ALFRED CHUA Today Online 4 Jan 17;
SINGAPORE — The 143ha site in Tuas occupied by the Raffles Country Club will be acquired for the Kuala Lumpur-Singapore High Speed Rail (HSR) project, the Government announced on Wednesday (Jan 4).
The club, one of Singapore's oldest that opened in 1988, will need to hand the site over to the SLA by July 31, 2018 — 10 years before its 30-year lease is due to expire (on Oct 31, 2028). It is the second country club here to have to cease operations because of the HSR, after Jurong Country Club, which has to make way for the terminus in Jurong East.
The Raffles Country Club site — located at Tuas, and bordered by the Tengeh Reservoir and the Ayer Rajah Expressway — was deemed most suitable to run HSR tracks at ground level before it goes underground towards the Jurong East Terminus, the Land Transport Authority (LTA) and Singapore Land Aithority (SLA) said in a joint media briefing. They added that they came to the decision after having "undertaken extensive reviews...to carefully select and consider all options".
The site will also be used for the required HSR crossover tracks and a side track to temporarily house a train near the border for safety or operational reasons, the authorities said.
The plot of land will also be used for the Cross Island Line's western depot, as well as other transport related needs, they added.
There is also the potential of having train testing facilities at the site, although that would be dependant on engineering and feasibility studies.
Compensation will be based on market value for the acquired land as at acquisition date, with the authorities saying they would render as much help as possible to the club. The Government offered Jurong Country Club S$89.8 million for the 67ha site but the club is asking for almost double the amount in compensation.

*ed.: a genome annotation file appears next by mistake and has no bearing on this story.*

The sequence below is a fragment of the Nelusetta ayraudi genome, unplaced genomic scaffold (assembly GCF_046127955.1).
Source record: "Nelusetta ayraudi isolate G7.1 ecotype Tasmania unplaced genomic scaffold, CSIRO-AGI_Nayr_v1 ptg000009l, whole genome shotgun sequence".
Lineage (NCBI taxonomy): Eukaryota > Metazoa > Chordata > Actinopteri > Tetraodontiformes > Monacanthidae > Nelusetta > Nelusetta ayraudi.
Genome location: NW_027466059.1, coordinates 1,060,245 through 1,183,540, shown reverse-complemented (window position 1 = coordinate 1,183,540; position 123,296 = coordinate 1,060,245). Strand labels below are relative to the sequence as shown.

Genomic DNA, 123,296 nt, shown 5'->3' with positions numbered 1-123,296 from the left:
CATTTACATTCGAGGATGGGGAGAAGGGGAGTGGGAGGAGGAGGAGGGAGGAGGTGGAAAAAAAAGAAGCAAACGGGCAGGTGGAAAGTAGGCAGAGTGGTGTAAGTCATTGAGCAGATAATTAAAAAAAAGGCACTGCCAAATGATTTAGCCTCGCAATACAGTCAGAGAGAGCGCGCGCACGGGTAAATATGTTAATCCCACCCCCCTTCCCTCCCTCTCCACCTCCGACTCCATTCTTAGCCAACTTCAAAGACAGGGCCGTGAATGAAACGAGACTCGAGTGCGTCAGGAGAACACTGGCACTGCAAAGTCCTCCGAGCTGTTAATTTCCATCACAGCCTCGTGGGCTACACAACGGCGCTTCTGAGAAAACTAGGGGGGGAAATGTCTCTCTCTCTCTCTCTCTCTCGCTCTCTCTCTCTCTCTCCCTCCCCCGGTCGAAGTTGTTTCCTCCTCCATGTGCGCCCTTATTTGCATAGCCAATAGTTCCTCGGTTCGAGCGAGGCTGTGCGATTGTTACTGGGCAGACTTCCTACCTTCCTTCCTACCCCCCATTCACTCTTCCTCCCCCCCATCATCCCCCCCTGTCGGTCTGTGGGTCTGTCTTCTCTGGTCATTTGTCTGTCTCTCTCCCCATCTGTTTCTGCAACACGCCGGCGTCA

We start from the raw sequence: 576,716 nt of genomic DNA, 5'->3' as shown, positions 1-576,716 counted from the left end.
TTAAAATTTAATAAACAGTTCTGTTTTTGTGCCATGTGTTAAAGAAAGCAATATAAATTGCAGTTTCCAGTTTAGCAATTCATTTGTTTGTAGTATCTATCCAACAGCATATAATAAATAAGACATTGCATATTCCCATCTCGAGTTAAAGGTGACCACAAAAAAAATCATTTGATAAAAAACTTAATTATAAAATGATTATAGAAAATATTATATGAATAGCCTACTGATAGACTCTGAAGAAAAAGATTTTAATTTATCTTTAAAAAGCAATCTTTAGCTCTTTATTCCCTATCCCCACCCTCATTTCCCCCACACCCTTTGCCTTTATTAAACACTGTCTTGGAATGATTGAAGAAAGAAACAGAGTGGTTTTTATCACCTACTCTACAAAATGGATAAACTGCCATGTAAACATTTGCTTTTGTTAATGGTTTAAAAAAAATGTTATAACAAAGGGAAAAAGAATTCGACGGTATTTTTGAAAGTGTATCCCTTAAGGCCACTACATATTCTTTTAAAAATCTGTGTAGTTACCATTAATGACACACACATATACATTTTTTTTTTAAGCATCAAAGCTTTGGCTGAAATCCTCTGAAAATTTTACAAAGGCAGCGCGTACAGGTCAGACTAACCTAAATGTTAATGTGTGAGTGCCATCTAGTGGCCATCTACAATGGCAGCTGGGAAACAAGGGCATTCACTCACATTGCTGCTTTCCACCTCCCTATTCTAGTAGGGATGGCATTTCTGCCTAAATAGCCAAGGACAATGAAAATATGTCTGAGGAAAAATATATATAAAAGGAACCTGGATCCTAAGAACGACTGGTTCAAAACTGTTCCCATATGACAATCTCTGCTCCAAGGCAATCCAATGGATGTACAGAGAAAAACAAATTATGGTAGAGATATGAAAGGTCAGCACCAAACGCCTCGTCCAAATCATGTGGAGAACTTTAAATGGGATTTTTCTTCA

On why the period of July 31, 2018 was given as the club's move-out date, SLA's chief executive Tan Boon Khai said this was because in the second half of 2018, engineering tests would have to be carried out at the site prior to construction.
Raffles Country Club members 'deeply disappointed' by land acquisition announcement
Monica Kotwani Channel NewsAsia 4 Jan 17;
SINGAPORE: Members of the Raffles Country Club (RCC) were surprised by an announcement on Wednesday (Jan 4) that the Government would acquire land the club sits on for the Kuala Lumpur-Singapore High-Speed Rail (HSR) and for a Cross Island Line depot.
“Obviously we’re deeply disappointed to hear the news. I think we will work with the authorities to make sure we deal with them fairly, if there’s any compensation," said General Committee president Paul Singh. He declined to go into specifics, saying the club needed to hold further talks with authorities.
Still, some members told Channel NewsAsia they had a sense that a land acquisition was on the cards. After news of Jurong Country Club's acquisition for the HSR project was broke, RCC member Maria Teo said she and others at the club had speculated that RCC would lose part of its two 18-hole golf courses, but not both.
Another member, Theresa Ng said she paid about S$40,000 for the membership about 20 years ago. She and Ms Teo said they had no plans to get another golf course membership after RCC closes.
A former Jurong Country Club member who wanted to be known as Arthur said he and a few others bought RCC membership in February 2016, and were "prepared" for such an acquisition. But they were not expecting the move to come so soon.
He paid about S$20,000 for weekday membership. "I will not sell my membership now. Nobody will buy. If they compensate me, I'm lucky. I won't lose that much".
He is in two minds about getting another golf club membership. "Even if you want another membership, you're scared. You know - is the Government going to acquire it too? I don't know if Sentosa or Tanah Merah or Laguna Club will be next. Will Singapore eventually end up without golf courses?"